“I had to learn to let go.” That is how Jeremy Bouchard describes one of the major personal transformations he had to experience to become a better manager of virtual projects. What Bouchard is referring to is the sharing of tasking, problem-solving, and decision-making power between the project manager and team members who are geographically and organizationally distributed. However, this is only half of what we call the duality of the virtual project manager's role. The other half is the need to provide strong centralized leadership, particularly during the forming and storming stages of team development (as described in Chapter 4). This centralized/decentralized duality of the project manager's role is in effect on all projects, traditional and virtual, but it is amplified considerably on virtual projects due to the lack of face-to-face interaction and social presence caused by geographic distribution of the project team. Also, the duality of the role brings to light many of the challenges associated with managing a virtual project that were discussed in Chapter 1.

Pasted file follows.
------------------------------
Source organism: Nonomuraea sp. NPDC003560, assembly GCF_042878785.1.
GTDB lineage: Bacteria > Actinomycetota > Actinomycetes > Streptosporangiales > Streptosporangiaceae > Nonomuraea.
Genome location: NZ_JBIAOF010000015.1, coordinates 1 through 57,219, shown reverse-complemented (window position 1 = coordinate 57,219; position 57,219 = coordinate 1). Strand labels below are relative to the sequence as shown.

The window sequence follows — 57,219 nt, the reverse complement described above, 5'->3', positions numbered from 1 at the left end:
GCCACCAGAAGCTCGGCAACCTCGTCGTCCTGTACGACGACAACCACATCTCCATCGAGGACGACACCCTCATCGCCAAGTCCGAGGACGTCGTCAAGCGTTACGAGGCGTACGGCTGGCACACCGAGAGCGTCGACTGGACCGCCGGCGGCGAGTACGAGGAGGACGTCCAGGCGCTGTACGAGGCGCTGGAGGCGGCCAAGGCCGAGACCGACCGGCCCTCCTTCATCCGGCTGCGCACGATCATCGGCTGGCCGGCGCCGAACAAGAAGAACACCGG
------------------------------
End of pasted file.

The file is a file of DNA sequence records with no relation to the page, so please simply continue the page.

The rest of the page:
As Jeremy Bouchard experienced directly, one of the most challenging and confusing aspects of managing a virtual project is knowing when to pull the reins in to assert more centralized and direct control and when to let the reins loose to allow more empowerment of the team. That challenge is the subject of this chapter.

Centralize First

As explained in Chapter 1, one of ...

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